"Voluntary" is the key word in today's wellness programs, after EEOC rules were tested in court.
Wellness programs, promoted under the Affordable Care Act (ACA), have caused controversy in recent years as regulators tried to balance the desire to promote healthy behavior against privacy rights enshrined in earlier laws. Now that the ACA may be repealed, there’s a new tide of uncertainty. Here are 5 things to know:
1. Employers faced a conflict between the ACA and other laws
Some employers took full advantage of the ability to compel employees to “weigh in” or take biometric screenings, in an effort to rein in health plan costs. But the pushback came quickly, as workers cited their rights under the Americans with Disabilities Act (ADA) and the Genetic Information Nondiscrimination Act (GINA).
2. EEOC became the referee
The Equal Employment Opportunity Commission (EEOC) was forced to promulgate new rules, which became final in May 2016, to resolve conflicts of the ACA, the ADA, and GINA. The new rule limits the incentives employers can offer to entice workers to disclose information to 30% of the cost of single coverage.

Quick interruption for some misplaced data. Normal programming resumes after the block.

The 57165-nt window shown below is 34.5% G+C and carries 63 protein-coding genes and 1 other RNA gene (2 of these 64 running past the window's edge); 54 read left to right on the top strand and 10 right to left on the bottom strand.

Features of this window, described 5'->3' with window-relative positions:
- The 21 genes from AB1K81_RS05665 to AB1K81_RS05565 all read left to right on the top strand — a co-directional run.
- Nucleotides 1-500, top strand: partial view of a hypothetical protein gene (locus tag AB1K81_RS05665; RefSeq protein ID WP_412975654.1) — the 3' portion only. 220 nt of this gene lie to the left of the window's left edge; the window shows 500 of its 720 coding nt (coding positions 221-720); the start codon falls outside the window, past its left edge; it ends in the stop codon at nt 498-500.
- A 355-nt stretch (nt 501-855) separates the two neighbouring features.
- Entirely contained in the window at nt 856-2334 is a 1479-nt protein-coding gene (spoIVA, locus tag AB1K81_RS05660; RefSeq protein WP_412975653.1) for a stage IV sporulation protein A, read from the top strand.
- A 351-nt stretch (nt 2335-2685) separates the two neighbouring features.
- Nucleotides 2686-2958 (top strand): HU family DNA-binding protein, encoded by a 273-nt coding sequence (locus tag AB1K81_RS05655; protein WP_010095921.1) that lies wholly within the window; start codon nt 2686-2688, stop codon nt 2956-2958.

3. What does “voluntary” mean?
The idea behind the new EEOC rule is that wellness programs should be voluntary—that employers can encourage participation, but if the enticements create too large of gap between those who participate and those who don’t, then the program ceases to be voluntary. The group AARP, formerly the American Association of Retired Persons, argued that even the new EEOC rules didn’t create programs that were truly voluntary.
4. AARP lost its lawsuit, so what now?
A judge dismissed AARP’s claims early this month, saying the group could not show its members would suffer irreparable harm. The group responded by saying it would continue to ensure that any disclosure of personal information is truly voluntary. Lisa Suter, of Welltok, told The American Journal of Managed Care that many employers are moving away from incentives on their own in favor of more positive approaches.
5. A repeal of the ACA may create more uncertainty
Suter said that if the ACA is fully repealed, EEOC may have to scramble to redo regulations it just issued. But if a replacement plan retains the wellness features of the original ACA, that may not be necessary. Employers with wellness programs must stay in touch with what happens with the healthcare law, she said.